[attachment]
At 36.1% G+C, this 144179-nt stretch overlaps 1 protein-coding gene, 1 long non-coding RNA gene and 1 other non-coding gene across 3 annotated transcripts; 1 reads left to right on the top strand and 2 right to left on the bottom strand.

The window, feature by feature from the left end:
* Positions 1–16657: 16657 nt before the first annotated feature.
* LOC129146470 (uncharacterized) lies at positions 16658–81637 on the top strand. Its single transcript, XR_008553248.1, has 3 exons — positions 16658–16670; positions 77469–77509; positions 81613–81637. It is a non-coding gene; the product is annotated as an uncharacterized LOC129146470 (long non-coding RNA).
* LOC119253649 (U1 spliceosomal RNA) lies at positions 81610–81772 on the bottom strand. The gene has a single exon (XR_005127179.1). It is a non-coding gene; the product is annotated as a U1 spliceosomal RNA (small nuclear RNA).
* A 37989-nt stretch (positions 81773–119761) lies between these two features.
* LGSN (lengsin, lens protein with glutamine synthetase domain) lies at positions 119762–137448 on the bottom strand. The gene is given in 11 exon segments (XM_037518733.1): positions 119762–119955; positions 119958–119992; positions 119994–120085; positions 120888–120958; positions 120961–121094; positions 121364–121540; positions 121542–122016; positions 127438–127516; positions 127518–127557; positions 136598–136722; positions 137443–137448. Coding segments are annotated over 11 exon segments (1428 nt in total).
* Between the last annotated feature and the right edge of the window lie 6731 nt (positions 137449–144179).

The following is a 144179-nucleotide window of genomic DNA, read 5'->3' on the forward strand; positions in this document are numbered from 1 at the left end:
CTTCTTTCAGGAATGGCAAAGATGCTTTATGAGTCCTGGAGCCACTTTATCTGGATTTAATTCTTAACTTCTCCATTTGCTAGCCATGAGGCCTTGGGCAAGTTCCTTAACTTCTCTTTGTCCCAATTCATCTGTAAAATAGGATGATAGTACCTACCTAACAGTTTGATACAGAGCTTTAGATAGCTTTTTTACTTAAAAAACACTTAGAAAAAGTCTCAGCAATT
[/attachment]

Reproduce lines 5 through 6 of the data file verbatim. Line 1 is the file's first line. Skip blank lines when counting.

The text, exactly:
* LOC119253649 (U1 spliceosomal RNA) lies at positions 81610–81772 on the bottom strand. The gene has a single exon (XR_005127179.1). It is a non-coding gene; the product is annotated as a U1 spliceosomal RNA (small nuclear RNA).
* A 37989-nt stretch (positions 81773–119761) lies between these two features.